Laser Talk: Canada’s New Food Guide and Planetary Health

LASER TALK: Canada’s New Food Guide and Planetary Health

In January 2019, the EAT-Lancet Commission compiled and reported on existing scientific knowledge on health and sustainable food practices from around the world for the first time. They found that food production is responsible for up to 30 per cent of global greenhouse-gas emissions and 70 per cent of freshwater use. These numbers, combined with growing global obesity on one end of the spectrum and malnutrition on the other, indicate a global food crisis for people and the planet. 

The report identified providing nearly 10 billion people with healthy and sustainable diets by the year 2050 as one of the most urgent health and environmental challenges of the century.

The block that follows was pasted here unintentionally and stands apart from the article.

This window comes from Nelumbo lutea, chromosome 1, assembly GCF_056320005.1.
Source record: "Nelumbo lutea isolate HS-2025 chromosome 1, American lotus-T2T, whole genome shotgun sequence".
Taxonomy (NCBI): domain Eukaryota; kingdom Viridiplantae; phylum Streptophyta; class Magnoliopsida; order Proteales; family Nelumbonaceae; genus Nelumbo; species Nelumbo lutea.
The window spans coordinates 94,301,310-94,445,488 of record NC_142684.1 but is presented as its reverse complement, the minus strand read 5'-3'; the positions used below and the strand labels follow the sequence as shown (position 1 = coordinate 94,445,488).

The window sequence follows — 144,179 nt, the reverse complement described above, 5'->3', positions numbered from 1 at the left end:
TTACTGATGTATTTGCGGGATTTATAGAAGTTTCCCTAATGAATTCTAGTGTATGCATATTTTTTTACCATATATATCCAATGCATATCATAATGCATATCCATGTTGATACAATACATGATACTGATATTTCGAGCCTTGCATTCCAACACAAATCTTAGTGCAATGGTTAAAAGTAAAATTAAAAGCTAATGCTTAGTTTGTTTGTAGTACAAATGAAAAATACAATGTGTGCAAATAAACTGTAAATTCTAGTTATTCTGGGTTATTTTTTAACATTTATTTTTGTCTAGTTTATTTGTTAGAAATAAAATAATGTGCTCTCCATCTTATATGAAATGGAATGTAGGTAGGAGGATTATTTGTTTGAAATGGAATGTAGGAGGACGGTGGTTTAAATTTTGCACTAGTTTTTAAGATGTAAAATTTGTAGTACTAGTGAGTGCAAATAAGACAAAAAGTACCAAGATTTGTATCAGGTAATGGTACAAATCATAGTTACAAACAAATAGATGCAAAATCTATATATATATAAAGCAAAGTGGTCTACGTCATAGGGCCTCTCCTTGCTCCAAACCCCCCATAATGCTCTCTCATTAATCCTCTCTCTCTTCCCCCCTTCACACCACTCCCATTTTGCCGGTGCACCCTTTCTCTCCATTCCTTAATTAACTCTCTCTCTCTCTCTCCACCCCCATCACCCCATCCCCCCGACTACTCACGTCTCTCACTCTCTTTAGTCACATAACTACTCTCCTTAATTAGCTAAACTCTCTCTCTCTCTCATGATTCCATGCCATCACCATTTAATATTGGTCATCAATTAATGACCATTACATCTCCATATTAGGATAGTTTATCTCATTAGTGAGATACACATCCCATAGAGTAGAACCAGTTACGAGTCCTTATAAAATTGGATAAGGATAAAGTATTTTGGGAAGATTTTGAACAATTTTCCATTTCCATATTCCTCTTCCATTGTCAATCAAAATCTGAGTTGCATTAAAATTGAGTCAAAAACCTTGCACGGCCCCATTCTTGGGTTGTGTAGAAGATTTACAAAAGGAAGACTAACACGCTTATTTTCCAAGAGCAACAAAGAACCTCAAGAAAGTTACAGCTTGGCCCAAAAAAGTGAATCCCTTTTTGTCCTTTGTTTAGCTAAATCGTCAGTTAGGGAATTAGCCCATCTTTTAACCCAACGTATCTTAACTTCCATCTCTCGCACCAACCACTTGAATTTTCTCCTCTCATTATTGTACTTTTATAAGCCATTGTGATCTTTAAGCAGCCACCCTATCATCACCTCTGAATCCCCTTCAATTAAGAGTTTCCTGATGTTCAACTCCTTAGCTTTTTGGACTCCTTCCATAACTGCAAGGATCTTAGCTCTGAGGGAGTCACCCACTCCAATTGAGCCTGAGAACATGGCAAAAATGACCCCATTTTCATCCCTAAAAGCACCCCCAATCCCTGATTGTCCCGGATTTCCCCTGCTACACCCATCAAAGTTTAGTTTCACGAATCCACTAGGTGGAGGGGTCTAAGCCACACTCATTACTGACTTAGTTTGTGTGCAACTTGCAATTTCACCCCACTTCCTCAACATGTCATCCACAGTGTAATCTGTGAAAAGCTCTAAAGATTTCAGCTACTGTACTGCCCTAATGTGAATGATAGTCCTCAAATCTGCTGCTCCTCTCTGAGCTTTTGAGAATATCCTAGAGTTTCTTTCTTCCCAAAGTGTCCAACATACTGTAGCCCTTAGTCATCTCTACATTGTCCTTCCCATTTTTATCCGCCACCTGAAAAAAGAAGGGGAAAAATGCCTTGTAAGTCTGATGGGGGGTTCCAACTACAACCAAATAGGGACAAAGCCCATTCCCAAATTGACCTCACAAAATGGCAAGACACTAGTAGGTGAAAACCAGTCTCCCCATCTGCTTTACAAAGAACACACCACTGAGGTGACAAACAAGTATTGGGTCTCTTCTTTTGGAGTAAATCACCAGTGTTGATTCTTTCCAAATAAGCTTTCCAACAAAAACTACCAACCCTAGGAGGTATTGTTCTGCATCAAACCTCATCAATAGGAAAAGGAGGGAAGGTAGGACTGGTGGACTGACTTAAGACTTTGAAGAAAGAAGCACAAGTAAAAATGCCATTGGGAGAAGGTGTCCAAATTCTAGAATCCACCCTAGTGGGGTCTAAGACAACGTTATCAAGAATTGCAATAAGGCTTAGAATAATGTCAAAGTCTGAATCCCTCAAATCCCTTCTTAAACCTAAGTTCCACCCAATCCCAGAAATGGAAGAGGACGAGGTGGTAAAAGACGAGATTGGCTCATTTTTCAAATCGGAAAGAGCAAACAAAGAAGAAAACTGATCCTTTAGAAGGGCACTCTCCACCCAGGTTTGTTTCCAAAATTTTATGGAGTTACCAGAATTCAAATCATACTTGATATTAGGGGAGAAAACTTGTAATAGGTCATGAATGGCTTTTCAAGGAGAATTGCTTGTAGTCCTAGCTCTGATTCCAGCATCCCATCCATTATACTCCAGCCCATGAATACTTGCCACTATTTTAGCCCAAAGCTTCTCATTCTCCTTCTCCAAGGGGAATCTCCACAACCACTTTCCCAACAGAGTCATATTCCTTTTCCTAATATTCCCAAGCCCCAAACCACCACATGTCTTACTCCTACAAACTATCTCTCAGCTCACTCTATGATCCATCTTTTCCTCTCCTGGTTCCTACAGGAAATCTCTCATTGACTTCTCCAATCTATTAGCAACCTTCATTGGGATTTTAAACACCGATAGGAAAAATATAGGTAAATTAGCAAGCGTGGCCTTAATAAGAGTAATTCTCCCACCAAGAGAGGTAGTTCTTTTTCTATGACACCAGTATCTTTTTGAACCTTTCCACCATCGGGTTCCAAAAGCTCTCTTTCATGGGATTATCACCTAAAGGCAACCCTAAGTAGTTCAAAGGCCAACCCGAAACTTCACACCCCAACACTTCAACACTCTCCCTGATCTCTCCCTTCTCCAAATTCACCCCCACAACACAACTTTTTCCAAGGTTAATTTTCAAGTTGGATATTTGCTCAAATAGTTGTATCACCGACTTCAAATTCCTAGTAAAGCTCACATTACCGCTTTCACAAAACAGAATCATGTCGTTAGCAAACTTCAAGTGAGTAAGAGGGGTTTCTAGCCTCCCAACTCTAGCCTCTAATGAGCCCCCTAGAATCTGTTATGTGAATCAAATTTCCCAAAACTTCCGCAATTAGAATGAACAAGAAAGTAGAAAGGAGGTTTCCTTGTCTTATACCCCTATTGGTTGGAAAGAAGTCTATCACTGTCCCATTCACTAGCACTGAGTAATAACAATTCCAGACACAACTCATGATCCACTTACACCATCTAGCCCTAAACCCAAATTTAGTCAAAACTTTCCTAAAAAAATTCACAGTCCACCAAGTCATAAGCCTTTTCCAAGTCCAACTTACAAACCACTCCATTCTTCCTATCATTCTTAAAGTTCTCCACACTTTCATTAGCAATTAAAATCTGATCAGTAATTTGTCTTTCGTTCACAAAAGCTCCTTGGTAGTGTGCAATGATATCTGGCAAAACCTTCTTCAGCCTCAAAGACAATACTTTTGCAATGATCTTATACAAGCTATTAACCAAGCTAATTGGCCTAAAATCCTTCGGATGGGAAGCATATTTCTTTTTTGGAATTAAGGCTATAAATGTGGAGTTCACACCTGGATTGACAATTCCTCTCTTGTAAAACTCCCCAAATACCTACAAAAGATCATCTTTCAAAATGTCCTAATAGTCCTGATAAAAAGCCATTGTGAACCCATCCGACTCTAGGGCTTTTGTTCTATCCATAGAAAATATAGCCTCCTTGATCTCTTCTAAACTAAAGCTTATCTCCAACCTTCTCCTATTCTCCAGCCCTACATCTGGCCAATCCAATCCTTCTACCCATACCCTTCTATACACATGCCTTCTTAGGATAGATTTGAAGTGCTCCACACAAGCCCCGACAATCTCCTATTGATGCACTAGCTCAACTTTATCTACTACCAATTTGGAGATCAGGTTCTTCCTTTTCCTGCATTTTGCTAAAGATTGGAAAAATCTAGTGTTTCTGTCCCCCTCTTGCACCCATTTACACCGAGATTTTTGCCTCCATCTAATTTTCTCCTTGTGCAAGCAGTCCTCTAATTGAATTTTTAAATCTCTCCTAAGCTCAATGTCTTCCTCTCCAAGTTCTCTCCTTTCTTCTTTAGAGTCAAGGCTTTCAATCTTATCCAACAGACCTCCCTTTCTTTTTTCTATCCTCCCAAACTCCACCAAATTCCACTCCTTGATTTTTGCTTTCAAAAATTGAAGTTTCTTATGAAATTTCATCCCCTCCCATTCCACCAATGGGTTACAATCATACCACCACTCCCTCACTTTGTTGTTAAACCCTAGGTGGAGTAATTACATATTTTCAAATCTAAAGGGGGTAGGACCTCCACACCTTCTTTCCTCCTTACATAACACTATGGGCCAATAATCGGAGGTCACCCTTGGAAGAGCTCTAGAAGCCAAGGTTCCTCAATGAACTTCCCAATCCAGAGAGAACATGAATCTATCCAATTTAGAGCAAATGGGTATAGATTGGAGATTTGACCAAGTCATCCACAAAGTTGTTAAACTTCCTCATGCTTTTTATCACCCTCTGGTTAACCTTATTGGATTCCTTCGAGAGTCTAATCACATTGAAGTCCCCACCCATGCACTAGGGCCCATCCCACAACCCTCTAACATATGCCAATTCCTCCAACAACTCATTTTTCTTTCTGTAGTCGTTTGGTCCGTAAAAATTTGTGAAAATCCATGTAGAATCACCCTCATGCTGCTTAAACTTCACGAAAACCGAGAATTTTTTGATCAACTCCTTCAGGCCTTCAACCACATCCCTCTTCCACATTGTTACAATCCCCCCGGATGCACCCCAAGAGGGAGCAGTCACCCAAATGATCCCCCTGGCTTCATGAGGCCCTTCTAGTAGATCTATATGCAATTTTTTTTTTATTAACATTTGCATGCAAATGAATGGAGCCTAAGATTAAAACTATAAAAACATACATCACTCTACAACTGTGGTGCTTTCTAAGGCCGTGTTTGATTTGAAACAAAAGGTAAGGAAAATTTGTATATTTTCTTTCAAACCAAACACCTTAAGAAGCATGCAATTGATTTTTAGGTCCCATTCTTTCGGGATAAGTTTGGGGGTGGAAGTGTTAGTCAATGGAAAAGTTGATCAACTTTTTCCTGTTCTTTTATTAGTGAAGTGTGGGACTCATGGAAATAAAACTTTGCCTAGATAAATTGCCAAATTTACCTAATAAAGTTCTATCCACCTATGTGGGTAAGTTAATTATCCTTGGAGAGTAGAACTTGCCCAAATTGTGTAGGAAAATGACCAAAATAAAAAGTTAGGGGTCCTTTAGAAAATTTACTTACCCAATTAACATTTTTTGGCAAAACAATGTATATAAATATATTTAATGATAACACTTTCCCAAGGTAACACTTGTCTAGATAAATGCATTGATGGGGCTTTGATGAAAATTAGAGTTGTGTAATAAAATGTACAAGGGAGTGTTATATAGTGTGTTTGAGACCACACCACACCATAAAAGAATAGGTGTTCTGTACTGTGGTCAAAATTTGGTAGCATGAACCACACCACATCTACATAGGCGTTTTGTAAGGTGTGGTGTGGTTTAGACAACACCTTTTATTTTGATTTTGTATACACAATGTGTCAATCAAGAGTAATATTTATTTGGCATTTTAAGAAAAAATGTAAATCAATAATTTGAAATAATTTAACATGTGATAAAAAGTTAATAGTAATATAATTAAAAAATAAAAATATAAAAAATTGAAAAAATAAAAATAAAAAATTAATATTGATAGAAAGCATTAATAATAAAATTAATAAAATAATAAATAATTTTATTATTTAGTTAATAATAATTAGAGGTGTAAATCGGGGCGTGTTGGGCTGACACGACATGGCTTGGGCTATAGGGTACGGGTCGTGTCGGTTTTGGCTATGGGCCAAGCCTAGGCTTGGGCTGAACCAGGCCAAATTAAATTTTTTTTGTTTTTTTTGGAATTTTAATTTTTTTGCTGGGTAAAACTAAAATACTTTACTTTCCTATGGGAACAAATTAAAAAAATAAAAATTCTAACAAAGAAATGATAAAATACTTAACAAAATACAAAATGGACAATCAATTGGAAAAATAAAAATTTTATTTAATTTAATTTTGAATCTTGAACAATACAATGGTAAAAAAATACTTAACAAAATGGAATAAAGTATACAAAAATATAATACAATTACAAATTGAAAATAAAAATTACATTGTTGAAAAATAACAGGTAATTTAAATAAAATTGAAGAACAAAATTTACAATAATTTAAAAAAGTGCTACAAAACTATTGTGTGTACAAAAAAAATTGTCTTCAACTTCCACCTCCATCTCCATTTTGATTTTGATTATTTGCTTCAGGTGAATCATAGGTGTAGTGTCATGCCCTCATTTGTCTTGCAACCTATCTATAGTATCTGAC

In 2019, Health Canada updated Canada’s Food Guide, which is now more in alignment with the planetary health diet of the EAT-Lancet Commission report. Unlike previous food guides’ emphasis on food groups and recommended servings, the 2019 revision from Health Canada recommends eating “plenty of vegetables and fruits, whole grain foods and protein foods. Choose protein foods that come from plants more often.” It is a flexitarian diet, meaning that moderate amounts of meat, dairy and fish can be included.  Heavily processed foods are frowned upon.

To develop the Food Guide, Health Canada consulted with more than 6,000 individuals, including doctors, nurses, nutritionists, researchers, educators, and the Canadian public at large. The guide was prepared using scientific reports on food and health and excluded industry-commissioned reports given the potential for conflicts of interest.

Canada’s Food Guide is consistent with science, widely consulted, and good for human health as well as the environment.

 

 

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